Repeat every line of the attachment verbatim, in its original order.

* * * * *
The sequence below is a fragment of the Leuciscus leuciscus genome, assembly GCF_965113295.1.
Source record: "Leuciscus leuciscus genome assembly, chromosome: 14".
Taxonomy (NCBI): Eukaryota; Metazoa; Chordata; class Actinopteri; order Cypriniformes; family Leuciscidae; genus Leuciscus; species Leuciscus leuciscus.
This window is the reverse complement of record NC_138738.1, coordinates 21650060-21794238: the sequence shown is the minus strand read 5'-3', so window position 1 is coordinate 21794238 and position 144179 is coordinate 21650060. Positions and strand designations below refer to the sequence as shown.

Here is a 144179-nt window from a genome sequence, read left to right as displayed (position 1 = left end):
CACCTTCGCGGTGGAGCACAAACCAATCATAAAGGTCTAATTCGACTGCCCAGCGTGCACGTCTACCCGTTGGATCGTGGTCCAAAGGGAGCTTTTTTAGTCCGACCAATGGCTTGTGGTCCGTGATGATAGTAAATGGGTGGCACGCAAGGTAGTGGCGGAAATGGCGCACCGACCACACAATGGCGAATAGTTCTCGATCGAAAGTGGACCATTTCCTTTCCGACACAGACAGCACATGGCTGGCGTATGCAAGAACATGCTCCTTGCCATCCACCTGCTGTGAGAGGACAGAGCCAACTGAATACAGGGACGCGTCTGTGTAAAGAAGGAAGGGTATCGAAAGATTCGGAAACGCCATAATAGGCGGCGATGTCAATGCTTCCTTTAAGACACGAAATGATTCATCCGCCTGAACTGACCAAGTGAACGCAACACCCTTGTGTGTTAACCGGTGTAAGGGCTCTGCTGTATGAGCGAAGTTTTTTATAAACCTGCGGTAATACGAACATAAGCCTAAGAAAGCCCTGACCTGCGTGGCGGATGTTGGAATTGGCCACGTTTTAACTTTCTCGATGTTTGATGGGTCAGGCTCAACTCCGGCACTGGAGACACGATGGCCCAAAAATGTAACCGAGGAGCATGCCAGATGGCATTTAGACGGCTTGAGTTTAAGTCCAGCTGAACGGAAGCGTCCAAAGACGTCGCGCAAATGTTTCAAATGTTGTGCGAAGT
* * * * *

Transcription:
The sequence below is a fragment of the Leuciscus leuciscus genome, assembly GCF_965113295.1.
Source record: "Leuciscus leuciscus genome assembly, chromosome: 14".
Taxonomy (NCBI): Eukaryota; Metazoa; Chordata; class Actinopteri; order Cypriniformes; family Leuciscidae; genus Leuciscus; species Leuciscus leuciscus.
This window is the reverse complement of record NC_138738.1, coordinates 21650060-21794238: the sequence shown is the minus strand read 5'-3', so window position 1 is coordinate 21794238 and position 144179 is coordinate 21650060. Positions and strand designations below refer to the sequence as shown.

Here is a 144179-nt window from a genome sequence, read left to right as displayed (position 1 = left end):
CACCTTCGCGGTGGAGCACAAACCAATCATAAAGGTCTAATTCGACTGCCCAGCGTGCACGTCTACCCGTTGGATCGTGGTCCAAAGGGAGCTTTTTTAGTCCGACCAATGGCTTGTGGTCCGTGATGATAGTAAATGGGTGGCACGCAAGGTAGTGGCGGAAATGGCGCACCGACCACACAATGGCGAATAGTTCTCGATCGAAAGTGGACCATTTCCTTTCCGACACAGACAGCACATGGCTGGCGTATGCAAGAACATGCTCCTTGCCATCCACCTGCTGTGAGAGGACAGAGCCAACTGAATACAGGGACGCGTCTGTGTAAAGAAGGAAGGGTATCGAAAGATTCGGAAACGCCATAATAGGCGGCGATGTCAATGCTTCCTTTAAGACACGAAATGATTCATCCGCCTGAACTGACCAAGTGAACGCAACACCCTTGTGTGTTAACCGGTGTAAGGGCTCTGCTGTATGAGCGAAGTTTTTTATAAACCTGCGGTAATACGAACATAAGCCTAAGAAAGCCCTGACCTGCGTGGCGGATGTTGGAATTGGCCACGTTTTAACTTTCTCGATGTTTGATGGGTCAGGCTCAACTCCGGCACTGGAGACACGATGGCCCAAAAATGTAACCGAGGAGCATGCCAGATGGCATTTAGACGGCTTGAGTTTAAGTCCAGCTGAACGGAAGCGTCCAAAGACGTCGCGCAAATGTTTCAAATGTTGTGCGAAGT